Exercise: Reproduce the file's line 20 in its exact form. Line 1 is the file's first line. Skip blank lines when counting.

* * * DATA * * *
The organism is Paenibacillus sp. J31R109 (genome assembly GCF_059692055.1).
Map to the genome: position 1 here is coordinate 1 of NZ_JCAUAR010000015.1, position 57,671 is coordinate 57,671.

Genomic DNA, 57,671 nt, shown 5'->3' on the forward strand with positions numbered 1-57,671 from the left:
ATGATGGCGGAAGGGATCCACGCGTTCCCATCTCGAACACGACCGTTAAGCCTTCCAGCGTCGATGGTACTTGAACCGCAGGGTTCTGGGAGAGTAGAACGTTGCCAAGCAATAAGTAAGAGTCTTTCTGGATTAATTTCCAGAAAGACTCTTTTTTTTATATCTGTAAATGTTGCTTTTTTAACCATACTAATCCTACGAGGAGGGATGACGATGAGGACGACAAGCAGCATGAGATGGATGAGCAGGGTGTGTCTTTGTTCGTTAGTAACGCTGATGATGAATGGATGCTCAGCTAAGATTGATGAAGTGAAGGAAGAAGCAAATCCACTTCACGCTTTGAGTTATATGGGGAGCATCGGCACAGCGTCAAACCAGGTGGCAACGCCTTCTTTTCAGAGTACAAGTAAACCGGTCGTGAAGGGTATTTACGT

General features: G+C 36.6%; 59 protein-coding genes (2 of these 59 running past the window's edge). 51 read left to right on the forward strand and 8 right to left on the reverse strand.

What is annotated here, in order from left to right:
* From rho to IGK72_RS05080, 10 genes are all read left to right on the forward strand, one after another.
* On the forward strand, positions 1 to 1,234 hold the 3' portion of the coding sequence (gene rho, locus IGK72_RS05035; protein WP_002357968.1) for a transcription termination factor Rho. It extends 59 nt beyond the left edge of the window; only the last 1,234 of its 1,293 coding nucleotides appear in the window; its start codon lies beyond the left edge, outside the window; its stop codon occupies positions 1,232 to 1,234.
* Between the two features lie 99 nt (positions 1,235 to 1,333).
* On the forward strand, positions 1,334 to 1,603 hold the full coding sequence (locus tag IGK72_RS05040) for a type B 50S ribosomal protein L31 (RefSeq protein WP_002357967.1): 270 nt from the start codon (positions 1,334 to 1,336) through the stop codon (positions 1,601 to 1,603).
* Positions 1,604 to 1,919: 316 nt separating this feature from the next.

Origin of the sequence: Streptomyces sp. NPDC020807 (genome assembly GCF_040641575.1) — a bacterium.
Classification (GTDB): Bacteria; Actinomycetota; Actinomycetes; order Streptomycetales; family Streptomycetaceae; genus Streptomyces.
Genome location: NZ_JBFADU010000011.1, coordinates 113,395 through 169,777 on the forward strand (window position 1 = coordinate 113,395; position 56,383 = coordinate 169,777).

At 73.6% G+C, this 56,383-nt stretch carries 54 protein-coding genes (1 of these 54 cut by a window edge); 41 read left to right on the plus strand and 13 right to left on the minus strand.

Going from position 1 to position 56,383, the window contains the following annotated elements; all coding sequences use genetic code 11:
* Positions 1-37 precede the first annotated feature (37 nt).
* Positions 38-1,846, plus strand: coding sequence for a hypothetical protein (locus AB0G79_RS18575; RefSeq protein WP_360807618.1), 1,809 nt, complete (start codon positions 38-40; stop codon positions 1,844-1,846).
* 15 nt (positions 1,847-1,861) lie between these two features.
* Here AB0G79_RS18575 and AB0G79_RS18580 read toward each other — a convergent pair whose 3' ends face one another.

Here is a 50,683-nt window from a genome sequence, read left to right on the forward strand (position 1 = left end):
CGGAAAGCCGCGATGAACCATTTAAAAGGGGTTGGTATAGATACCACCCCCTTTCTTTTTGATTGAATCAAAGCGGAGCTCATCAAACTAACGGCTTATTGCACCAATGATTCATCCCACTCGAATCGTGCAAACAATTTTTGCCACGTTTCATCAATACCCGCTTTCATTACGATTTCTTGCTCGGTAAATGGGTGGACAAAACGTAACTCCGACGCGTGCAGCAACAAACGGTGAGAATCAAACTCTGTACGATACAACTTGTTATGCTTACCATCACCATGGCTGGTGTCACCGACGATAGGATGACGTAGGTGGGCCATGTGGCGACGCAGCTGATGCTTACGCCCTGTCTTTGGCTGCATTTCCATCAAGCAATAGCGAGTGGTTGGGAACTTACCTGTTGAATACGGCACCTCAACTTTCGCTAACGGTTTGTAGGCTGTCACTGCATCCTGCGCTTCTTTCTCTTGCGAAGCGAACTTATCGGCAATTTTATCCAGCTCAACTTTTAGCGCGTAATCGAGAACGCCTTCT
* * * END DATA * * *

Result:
* Here AB0G79_RS18575 and AB0G79_RS18580 read toward each other — a convergent pair whose 3' ends face one another.